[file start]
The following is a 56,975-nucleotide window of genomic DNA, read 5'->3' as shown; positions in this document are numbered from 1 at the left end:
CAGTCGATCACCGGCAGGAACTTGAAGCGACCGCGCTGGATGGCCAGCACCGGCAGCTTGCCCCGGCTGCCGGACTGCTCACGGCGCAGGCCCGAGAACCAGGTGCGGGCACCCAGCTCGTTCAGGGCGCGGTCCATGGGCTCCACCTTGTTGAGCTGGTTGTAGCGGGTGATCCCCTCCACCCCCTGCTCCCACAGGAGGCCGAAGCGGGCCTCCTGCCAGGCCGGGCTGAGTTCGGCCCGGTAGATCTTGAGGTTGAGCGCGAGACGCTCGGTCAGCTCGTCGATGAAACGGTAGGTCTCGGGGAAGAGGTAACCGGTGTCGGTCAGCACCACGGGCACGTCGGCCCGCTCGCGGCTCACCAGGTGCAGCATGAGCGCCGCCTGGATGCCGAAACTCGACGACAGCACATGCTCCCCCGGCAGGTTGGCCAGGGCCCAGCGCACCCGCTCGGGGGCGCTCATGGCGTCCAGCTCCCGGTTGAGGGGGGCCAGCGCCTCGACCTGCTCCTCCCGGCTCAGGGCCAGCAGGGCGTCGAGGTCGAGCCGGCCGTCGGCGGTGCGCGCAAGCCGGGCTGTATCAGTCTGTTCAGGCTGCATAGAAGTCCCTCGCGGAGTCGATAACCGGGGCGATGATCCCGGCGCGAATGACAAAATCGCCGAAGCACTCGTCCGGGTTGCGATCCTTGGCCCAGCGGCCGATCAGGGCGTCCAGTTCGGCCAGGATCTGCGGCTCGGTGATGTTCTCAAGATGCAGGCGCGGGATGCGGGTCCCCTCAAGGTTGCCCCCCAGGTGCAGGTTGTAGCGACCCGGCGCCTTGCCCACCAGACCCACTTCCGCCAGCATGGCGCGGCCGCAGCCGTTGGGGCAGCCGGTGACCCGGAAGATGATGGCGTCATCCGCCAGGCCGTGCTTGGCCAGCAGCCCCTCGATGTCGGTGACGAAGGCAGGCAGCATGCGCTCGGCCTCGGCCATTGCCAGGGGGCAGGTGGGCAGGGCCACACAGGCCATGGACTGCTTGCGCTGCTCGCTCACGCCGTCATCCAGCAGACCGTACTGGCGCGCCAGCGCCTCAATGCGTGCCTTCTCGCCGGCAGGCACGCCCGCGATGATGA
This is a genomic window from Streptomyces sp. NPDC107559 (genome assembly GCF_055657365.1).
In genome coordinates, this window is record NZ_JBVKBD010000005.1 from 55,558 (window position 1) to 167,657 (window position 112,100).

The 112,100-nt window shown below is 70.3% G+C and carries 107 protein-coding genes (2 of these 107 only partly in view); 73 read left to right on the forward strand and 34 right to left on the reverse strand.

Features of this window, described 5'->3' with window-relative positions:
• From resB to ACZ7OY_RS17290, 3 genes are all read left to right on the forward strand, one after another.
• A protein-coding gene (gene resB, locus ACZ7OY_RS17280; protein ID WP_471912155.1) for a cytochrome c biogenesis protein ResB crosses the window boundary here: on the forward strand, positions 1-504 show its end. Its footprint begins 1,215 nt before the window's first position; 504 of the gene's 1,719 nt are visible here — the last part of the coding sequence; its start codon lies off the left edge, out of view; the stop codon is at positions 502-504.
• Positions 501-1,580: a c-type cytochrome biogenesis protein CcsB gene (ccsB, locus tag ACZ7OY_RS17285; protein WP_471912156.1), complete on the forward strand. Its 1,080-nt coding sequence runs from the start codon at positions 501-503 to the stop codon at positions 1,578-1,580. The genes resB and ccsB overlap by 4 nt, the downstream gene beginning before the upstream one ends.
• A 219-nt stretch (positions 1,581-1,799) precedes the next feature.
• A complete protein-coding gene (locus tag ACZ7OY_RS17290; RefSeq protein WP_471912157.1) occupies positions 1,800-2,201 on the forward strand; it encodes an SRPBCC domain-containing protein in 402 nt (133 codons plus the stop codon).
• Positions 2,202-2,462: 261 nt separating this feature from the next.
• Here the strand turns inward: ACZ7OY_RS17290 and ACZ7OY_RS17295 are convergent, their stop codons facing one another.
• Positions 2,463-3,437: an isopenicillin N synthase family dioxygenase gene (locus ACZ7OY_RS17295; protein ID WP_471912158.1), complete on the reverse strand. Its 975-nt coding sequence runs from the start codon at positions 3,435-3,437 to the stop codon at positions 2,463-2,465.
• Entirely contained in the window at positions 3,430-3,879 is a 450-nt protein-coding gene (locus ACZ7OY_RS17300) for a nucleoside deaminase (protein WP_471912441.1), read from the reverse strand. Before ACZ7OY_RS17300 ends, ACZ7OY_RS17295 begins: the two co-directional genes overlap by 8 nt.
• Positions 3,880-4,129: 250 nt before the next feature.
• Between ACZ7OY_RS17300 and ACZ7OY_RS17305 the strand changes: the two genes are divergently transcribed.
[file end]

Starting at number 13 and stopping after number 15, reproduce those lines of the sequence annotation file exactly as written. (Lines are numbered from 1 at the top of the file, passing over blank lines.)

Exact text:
• Here the strand turns inward: ACZ7OY_RS17290 and ACZ7OY_RS17295 are convergent, their stop codons facing one another.
• Positions 2,463-3,437: an isopenicillin N synthase family dioxygenase gene (locus ACZ7OY_RS17295; protein ID WP_471912158.1), complete on the reverse strand. Its 975-nt coding sequence runs from the start codon at positions 3,435-3,437 to the stop codon at positions 2,463-2,465.
• Entirely contained in the window at positions 3,430-3,879 is a 450-nt protein-coding gene (locus ACZ7OY_RS17300) for a nucleoside deaminase (protein WP_471912441.1), read from the reverse strand. Before ACZ7OY_RS17300 ends, ACZ7OY_RS17295 begins: the two co-directional genes overlap by 8 nt.